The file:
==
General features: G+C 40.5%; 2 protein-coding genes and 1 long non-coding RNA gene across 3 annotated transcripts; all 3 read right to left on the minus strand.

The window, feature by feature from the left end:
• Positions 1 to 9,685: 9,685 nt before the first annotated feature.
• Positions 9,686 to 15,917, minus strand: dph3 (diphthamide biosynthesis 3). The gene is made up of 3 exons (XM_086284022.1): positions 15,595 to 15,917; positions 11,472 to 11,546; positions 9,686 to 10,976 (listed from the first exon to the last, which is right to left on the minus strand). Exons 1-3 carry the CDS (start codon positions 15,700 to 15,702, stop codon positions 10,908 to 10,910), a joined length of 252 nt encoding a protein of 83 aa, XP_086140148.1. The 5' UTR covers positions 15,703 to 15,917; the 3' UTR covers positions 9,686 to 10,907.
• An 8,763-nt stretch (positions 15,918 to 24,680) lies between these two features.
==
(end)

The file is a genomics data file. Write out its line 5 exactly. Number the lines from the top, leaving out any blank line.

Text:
• An 8,763-nt stretch (positions 15,918 to 24,680) lies between these two features.